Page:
Eric Witchey

An article I once read described one of the major categories of procrastination as “threshold procrastination.” Translating that concept into writer speak, a writer has to have a deadline and get close enough to it that adrenaline (fear) drives them beyond a certain threshold before they can perform. Since I juggle multiple kinds of writing, one way or another I’m pretty much always near or on the wrong side of one deadline or another. Worrying is a state of being. Adrenaline is a pain in the ass. Still, it works for me.

However, another experience I suspect is closely related is the clarity that comes from sudden, short-term notice of a new project.

A long time ago, I had a great uncle who was known to be “a little psychic.” The family stories I heard about him had me curious as hell. He was old when I was 16, but he still worked at his tool and die company in Wauconda, Ill. My mother had taken me to dinner at his house. Another relative, a sort of uncle from that same generation, was an administrator at a hospital in Chicago. Keep in mind that his was in the early 70s, and miniaturization in medical equipment was happening in real time. Personal computers were about to be invented for the first time. Phones still lived on little tables in hallways.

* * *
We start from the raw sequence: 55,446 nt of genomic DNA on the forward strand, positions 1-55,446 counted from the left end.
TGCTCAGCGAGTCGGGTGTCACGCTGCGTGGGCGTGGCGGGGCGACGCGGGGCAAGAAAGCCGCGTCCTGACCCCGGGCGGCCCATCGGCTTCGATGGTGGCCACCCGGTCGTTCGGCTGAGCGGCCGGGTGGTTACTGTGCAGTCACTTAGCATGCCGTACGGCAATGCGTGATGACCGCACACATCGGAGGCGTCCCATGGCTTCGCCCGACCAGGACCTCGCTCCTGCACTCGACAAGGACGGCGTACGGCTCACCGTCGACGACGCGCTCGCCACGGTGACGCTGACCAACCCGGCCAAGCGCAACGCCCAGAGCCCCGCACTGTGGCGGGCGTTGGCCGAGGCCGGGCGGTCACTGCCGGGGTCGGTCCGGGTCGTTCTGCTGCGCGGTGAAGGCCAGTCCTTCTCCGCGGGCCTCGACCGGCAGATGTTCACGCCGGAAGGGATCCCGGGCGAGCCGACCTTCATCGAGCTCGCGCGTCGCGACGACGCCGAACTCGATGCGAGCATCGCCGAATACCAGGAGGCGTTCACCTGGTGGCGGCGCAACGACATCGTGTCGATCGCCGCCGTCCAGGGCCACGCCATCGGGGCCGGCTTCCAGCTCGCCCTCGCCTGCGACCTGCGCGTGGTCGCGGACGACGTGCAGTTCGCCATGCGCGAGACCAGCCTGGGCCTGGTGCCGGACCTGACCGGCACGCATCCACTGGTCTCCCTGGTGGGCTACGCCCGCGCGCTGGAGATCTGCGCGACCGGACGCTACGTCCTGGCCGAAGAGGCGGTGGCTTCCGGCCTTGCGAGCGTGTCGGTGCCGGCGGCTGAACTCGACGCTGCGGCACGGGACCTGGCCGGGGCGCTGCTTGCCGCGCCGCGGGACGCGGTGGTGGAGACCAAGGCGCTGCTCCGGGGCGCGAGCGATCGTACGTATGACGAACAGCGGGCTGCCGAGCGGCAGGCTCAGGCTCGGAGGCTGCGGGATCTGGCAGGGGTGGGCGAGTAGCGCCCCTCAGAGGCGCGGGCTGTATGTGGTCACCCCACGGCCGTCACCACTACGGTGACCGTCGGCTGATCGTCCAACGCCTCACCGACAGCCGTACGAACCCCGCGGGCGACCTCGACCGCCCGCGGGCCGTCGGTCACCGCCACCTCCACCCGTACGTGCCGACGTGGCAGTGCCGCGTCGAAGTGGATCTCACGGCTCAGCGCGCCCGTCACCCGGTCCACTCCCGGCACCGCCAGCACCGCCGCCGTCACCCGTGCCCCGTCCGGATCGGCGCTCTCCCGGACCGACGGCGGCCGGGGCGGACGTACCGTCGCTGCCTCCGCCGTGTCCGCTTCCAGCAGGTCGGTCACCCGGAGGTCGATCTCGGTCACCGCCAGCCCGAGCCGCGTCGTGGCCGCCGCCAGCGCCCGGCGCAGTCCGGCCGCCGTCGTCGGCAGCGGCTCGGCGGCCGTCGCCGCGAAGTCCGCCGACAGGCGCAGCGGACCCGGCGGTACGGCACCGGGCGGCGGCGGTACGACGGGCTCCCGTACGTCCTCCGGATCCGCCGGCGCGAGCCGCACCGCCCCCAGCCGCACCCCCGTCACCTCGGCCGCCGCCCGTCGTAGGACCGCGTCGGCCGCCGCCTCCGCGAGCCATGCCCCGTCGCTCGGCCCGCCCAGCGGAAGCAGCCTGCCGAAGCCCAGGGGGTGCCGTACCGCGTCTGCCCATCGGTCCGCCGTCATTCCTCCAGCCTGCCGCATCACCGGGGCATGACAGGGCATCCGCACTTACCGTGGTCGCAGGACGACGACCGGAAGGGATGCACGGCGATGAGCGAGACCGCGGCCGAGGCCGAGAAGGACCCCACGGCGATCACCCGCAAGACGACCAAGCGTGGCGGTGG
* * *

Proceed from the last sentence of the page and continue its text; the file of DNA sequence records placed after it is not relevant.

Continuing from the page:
Uncle Red, the administrator, had been helping out at Uncle George’s house while his wife and George’s wife, Ruth, fixed a pot roast. Red had been mowing the lawn in a small orchard behind the house. The little riding lawn tractor hit a rabbit rut and jarred him pretty hard. A while later, he realized he had lost a hearing aid out in the lawn somewhere.

It wouldn’t be a big deal now. You’d just order a new one on the internet, take it to a tech for tuning, and Bob’s your uncle. Except Red and George were my uncles, and Red had a miniaturized prototype hearing aid that was worth 10k in 1974 dollars.